Fretboard cracks

Construction and repair of Classical Guitar and related instruments
Simon Booton-Mander

Fretboard cracks

Post by Simon Booton-Mander » Sun May 13, 2007 8:46 pm

Hi All,
I have just purchased a guitar from e - b a y, for very little money. The reason it was going cheap was that it had two minor cracks in the fretboard close to the 12th fret, but does not affect playing.

My question is: what can I do to prevent the cracks getting worse or more appearing?

The fretboard is Ebony by the way.

Simon.

jfdana

Post by jfdana » Sun May 13, 2007 9:34 pm

Most likely a sign of too little humidity. If the guitar is worth it, a good repair person should be able to make the cracks vanish with some ebony dust and CA or the like. Although the cracks could stem from insufficiently dried ebony in the 1st place (unlikely). I would let someone who knows what they're doing (unlike me) have a look.

JD

Dan Kellaway

Post by Dan Kellaway » Mon May 14, 2007 1:44 am

Go to the hobby shop and buy some of the thin cyanoacrylate[superglue /CA] that they use for model building. Brands such as Hotstuff or Zapp are common in Australia.
Next get some white freecut sandpaper , one sheet of about 220 and one of 400.
Using a small square of 220 sand the timber across where the cracks are until the cracks are full of ebony dust. Then apply a small amount of CA into the crack and sand again quickly while the glue is still wet. Try not to get on your fingers.
The result will be a slightly filled crack plus a bit more dust.
Keep repeating this using unglued parts of the sandpaper until the crack is full and finally sand all the mess away leaving a flat surface. Also try not to get it on the frets but if you do then carefully scrape that off without taking any fret metal off. A stanley blade or scalpel can be used with care here. If you get a big build up on the board you can get a flat piece of wood narrow enough to pass between the frets and attach some of the 220 onto it with double sided tape. This will be an accurate sanding block and that way you won't get a scalloped fingerboard.
Then sand with the 400 until the bigger scratches from the 220 are gone.
At that stage I usually apply a paste that I make by melting grated beeswax into gum turps. This fills the pores of the wood with beeswax.
Then you can polish the wood and frets with a soft cloth and Brasso which is a very good fine polish that I also use for buffing up lacquer.
If you don't use the beeswax first the brasso will soak into the pores of the ebony and dry as a white powder which is hard to remove at that stage.
If you are doing this over the body it's a good idea to tape around the edges of the fingerboard with masking tape and mask the rest with paper or preferably cardboard or leather.
If all this gives you the heebie geebies then take it to a luthier but it's not that hard.

Simon Booton-Mander

Post by Simon Booton-Mander » Mon May 14, 2007 7:29 am

Hi Hemiola,
Would it not be better at the first sanding stage to use a spare piece of Ebony to create the dust and thus save the fingerboard from thinning, be only a little?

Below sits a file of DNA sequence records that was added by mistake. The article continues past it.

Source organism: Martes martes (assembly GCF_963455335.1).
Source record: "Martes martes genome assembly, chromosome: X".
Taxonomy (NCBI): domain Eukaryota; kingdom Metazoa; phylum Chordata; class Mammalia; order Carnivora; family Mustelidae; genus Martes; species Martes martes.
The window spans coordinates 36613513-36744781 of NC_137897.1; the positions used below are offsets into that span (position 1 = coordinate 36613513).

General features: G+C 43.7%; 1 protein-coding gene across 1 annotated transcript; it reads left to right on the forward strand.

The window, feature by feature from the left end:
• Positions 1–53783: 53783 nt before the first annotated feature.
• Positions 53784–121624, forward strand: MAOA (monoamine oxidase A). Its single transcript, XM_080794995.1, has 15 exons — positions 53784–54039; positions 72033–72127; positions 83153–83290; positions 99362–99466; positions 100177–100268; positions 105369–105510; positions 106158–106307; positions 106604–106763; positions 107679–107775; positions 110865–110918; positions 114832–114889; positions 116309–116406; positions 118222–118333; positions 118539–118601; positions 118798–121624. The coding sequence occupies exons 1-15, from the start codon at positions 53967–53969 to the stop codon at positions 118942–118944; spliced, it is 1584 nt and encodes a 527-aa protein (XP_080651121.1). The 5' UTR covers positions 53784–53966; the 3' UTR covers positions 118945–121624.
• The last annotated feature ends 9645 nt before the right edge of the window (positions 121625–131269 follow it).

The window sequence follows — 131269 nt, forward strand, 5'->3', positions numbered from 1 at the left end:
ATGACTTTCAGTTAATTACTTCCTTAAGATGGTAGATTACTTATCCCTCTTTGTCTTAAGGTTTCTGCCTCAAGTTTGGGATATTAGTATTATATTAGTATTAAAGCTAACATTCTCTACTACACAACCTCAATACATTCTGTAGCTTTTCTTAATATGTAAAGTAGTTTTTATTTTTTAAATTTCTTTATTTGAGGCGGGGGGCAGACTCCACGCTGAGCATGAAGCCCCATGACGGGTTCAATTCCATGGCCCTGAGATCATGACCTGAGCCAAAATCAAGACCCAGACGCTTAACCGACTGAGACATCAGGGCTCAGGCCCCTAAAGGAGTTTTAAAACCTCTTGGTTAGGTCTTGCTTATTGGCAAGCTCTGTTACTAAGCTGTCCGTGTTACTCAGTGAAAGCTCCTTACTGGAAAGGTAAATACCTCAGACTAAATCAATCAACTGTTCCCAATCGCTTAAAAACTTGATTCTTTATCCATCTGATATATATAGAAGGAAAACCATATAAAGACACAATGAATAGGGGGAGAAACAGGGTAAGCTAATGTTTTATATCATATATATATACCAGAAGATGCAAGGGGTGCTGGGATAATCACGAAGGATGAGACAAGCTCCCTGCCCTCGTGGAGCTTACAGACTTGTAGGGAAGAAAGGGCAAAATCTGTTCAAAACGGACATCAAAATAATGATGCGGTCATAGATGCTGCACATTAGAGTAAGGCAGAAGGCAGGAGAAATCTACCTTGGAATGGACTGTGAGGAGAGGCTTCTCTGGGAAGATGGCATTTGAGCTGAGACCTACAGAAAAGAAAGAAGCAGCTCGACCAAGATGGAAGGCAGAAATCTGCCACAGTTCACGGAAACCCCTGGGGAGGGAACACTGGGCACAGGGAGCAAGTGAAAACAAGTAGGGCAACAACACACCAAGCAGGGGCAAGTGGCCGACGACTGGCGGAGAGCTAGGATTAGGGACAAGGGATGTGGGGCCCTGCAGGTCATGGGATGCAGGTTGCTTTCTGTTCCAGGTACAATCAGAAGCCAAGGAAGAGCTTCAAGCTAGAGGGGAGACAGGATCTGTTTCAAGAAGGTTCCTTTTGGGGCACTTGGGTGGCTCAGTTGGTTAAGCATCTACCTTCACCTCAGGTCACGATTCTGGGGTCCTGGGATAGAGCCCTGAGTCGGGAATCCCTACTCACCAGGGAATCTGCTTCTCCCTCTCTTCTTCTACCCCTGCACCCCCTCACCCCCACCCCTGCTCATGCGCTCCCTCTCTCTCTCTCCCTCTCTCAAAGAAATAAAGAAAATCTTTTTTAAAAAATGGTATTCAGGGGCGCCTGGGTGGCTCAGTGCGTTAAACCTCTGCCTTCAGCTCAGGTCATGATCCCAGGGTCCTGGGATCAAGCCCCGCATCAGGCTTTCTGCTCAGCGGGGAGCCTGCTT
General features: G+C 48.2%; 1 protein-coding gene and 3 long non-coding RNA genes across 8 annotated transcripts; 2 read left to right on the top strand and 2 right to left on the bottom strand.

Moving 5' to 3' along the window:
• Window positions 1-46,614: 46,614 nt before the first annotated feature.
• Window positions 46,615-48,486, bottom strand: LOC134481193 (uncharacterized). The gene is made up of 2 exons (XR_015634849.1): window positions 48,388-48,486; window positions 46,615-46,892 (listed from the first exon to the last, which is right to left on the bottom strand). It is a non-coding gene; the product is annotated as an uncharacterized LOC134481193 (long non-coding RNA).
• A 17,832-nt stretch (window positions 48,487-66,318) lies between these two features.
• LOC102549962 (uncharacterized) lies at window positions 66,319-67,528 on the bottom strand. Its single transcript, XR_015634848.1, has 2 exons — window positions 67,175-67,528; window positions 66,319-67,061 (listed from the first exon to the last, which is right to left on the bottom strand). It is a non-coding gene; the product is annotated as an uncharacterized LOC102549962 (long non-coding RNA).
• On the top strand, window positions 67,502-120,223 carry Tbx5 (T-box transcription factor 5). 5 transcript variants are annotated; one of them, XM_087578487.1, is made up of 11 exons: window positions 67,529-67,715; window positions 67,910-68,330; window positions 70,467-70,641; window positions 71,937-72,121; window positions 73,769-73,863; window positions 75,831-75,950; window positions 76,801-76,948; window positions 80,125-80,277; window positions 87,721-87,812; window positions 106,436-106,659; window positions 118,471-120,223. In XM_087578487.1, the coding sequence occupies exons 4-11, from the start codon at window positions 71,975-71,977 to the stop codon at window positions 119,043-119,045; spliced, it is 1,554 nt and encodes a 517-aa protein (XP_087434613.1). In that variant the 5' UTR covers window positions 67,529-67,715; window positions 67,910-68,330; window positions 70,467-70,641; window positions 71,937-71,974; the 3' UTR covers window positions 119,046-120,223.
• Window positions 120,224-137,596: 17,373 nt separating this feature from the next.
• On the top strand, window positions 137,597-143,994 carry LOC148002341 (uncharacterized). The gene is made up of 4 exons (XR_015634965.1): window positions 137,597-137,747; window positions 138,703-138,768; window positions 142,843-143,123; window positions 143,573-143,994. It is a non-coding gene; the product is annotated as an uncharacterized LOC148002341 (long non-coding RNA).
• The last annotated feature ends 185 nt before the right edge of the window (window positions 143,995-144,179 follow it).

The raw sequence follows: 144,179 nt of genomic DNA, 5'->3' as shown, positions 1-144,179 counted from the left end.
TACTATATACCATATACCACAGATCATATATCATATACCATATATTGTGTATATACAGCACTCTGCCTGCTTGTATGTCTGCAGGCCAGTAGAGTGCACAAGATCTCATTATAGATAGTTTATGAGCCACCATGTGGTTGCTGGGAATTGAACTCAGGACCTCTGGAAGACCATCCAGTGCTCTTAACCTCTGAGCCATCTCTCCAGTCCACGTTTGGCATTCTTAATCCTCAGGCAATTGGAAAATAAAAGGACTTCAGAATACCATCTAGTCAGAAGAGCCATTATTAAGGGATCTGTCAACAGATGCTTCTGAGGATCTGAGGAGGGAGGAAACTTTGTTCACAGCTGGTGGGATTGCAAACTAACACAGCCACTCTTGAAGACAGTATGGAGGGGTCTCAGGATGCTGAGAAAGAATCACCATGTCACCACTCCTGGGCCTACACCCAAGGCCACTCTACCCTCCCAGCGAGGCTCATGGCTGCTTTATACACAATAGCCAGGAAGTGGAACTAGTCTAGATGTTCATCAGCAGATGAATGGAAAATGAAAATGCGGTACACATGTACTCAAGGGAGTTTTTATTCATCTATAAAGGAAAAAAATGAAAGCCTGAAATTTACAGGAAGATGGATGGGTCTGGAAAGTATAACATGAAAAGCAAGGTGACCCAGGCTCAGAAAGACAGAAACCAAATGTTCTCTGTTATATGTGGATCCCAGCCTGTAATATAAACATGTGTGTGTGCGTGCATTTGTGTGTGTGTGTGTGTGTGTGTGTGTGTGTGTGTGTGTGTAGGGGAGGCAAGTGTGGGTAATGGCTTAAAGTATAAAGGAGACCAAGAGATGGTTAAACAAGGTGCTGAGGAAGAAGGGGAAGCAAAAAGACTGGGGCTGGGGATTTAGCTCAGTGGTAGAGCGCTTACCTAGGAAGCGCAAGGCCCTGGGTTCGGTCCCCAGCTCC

Dan Kellaway

Post by Dan Kellaway » Mon May 14, 2007 8:07 am

You could do that but the amount you sand is negligible and the colour match will be the closest if you use the board itself. I would be surprised if you could notice the amount sanded and in most cases the crack will become invisible using the method I described.
Hope that helps.
Cheers,
Dan

Simon Booton-Mander

Post by Simon Booton-Mander » Mon May 14, 2007 8:34 am

Hi Dan,
here is the spec of the guitar. It cost me £25 +£10 postage. So it might be worth me having a go.

Solid Spruce ‘AAA’ Top
Marbled ebony back & sides
Traditional fan bracing
Rosewood edge binding
Top & side wood purfling
Sapele neck
Ebony fingerboard
Rosewood 12-hole tie bridge
Rosewood headstock fascia
Inlaid Wooden Rosette

Dan Kellaway

Post by Dan Kellaway » Mon May 14, 2007 12:03 pm

Hi Simon,
Sounds like you did very well there and yes if you are confident you really can't get into too much trouble.
Just be very careful with that superglue. The other thing I forgot to mention is that you have to avoid getting it in your eyes as a random squirt could result in blindness and try not to inhale the fumes as well.
The thing with that glue is that when it combines with wood dust there is a hyperthermic reaction sometimes and it goes off with a little puff of smoke. Too much of that isn't good because it leaves kind of bubbles in the fill so you avoid that happening by making sure there is enough glue flooding the crack and then sanding while it's wet.
Really you'll get the hang of it once you give it a go.

Simon Booton-Mander

Post by Simon Booton-Mander » Mon May 14, 2007 10:39 pm

Hi Dan,
Is Gum Turps just turpentine?

Simon Booton-Mander

Post by Simon Booton-Mander » Wed May 16, 2007 10:24 am

Hi Dan,
The CG arrived this morning. The problem is quite obvious, the Ebony used for the fretboard was not seasoned enough and subsequently shrunk so much that the fret bars are now pushing through the fretboard side binding and the cracks have worsened. Ah well the bridge and the machine heads are worth the £24 paid.

Dan Kellaway

Post by Dan Kellaway » Wed May 16, 2007 3:09 pm

Hi Simon,
Gum Turps is the turps that artists use to mix with oil paints.
Now it sounds as if the fingerboard is a write off. Perhaps you need a professional opinion on that. If so there is a fairly simple solution which is to buy a prefretted fingerboard from Stewart McDonald and fit it. To do this you have to make sure to get the right scale length which will most likely be 650mm. However you must measure the distance from the nut to the middle of the twelth fret which has to be exactly half the scale length.
If you go down this track I can advise you how to get the old board off and how best to fit the new one.
You should perhaps tune it up first to make an evaluation of the tone and to see if it's worth fixing it up.